submission #ArtsakhPoemsOnHPem | 'In front of William Saroyan bust' by Varoujan Der Simonian At a time when people in Armenia are mourning the fallen heroes of Artsakh, one man seeks wisdom from the "crying" bust of the mid-twentieth century Armenian American writer William Saroyan in his hometown, Fresno.
submission #ArtsakhPoemsOnHPem | 'The exiled crane' (Artsakh trilogy, #3) by Harasharzh Generations of Armenians have been haunted by the crane, one of the most potent and emotive symbols ingrained in the Armenian psyche. Ever since Komitas Vardapet addressed the bird in his soulful song of a wanderer, “Oh crane, don’t you have news from our homeland?” it has been associated with ill omen, leaving the question unanswered. In the final poem of the “Artsakh Trilogy” Harasharzh gives an ironic twist to the folk-based story of the past. Steeped in renaissance style and contemporary references, the poet’s words act like a mantra in these trying days.
submission #ArtsakhPoemsOnHPem | 'Vaspurakan’s echo' (Artsakh trilogy, #1) by Harasharzh Can we expect war to give rise to creative beauty? What is the role of poets in contemporary warfare where sensational media leaves little to the imagination? Do poets still have to bear testimony to war? Stir feelings? Raise arguments? Can war poetry become a path to redefine identity? In "Vaspurakan's Echo," the first poem of the "Artsakh Trilogy," Harasharzh, a young American-Armenian poet, draws answers from history, literature, and the spaces between.
analysis A brief introduction to Artsakh's culture: Part II – The Artsakh/Karabakh dialect With the recent outbreak of war in Artsakh, it is now more essential than ever to learn about the history of Artsakh when trying to understand the intensifying situation. Conflicting reports are widespread, misinformation is prevalent, and individuals with suspicious motives are a constant threat in falsifying the history of Artsakh. Through h-pem and its efforts to inspire young Armenians to learn and embrace the Armenian homeland and its culture, we provide our readers with a brief introduction into the culture of Artsakh, consisting of some essential “facts you should know.” This series is not intended to be exhaustive and we welcome any suggestions for additions you may have!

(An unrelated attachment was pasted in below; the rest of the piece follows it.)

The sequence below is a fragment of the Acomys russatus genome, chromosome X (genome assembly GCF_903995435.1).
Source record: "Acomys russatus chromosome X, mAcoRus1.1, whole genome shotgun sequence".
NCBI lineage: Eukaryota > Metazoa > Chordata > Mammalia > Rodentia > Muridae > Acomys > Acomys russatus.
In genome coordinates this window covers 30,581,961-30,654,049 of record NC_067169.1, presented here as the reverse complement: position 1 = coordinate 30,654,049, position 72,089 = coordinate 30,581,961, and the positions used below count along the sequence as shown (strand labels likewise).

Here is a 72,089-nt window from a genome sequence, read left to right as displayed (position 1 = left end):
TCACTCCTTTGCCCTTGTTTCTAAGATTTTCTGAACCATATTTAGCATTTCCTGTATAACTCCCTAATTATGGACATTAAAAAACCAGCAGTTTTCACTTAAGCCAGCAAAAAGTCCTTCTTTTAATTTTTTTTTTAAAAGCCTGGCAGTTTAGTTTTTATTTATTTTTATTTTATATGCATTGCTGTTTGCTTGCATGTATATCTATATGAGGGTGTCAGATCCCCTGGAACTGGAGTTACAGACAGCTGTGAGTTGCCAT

multimediaGuide Poem | Artsakh’s ‘The legend of the mountains’ On Sept. 27, the peaceful people of Artsakh awoke to the sound of missile strikes crashing down on their homes. In the two weeks since, this storied, ancient homeland has become the battleground for renewed violence. As an arts and cultural platform, we hope to offer some solace, strength, and solidarity through the written form. The words of beloved Artsakhtsi poet and playwright, Vazgen Ovian (1932-1987), ring as true today as they did when he penned them over 50 years ago…
feature On this day - Jun.15, 1899: avant garde artist and sculptor Yervand Kochar was born On this day in 1899, Yervand Kochar was born. An avant garde artist and sculptor, Kochar was an integral force in the development of 20th century art, founding the Painting in Space art “movement”—in its most literal sense.
submission Essay | 'The dual burden of immigrant children' by Sophia Hadeshian “Shining light on the overlooked and unspoken topic of the sociological dual burden within immigrant children... I have found a lack of coverage of this topic with respect to immigrant women.” In this very personal and candid piece, Sareen Hadeshian explores the pressures on intergenerational relations in immigrant families and asks important questions about generational trauma, love of family and culture, and managing expectations.
collaboration #IsolateWithHPem episode 8: Architect and designer Etienne Bastormagi Running out of juice during these trying times? Well, we've got you covered! On April 6, h-pem kicked-off its social connection initiative #IsolateWithHPem. For the foreseeable future, we will periodically post exclusive videos from our talented friends, who are professionals in their respective fields—from cooking and dance to comedy, journalism, and beyond. Their snappy tutorials will help us all combat the challenges posed by physical isolation through a virtual learning hub. Stay tuned!
inPicture Armenian mythology: 6 ancient pagan gods we still love today As a kid, three VHS tapes I’d play over and over—to a point, where I had memorized every single word recorded: Disney’s “Aladdin,” the first “Harry Potter” movie (insert “Sorcerer’s” vs. “Philosopher’s” debate here) and, of course, the funky, gospel-soundtracked “Hercules.” You remember the lyrics: "Who put the 'glad' in 'gladiator?' HERC-U-LES! Whose daring deeds are great theater? HERC-U-LES!" All 9-year-old geeks have obsessed over Greek mythology, Ancient Egyptian history, or dinosaurs and fossils at one point. My weakness: the false gods of Mount Olympia! We Armenians aren’t too different from the Greeks, from geopolitical oppression by neighboring empires, to heavy-liquor-and-folk-dance feasts, our histories often click in harmony. And that’s especially the case for our mythologies where our gods aren’t much different (or less extravagant!). Which gods are the most popular in Armenian mythology and what features make them our all-time-favorites? Read on to find out!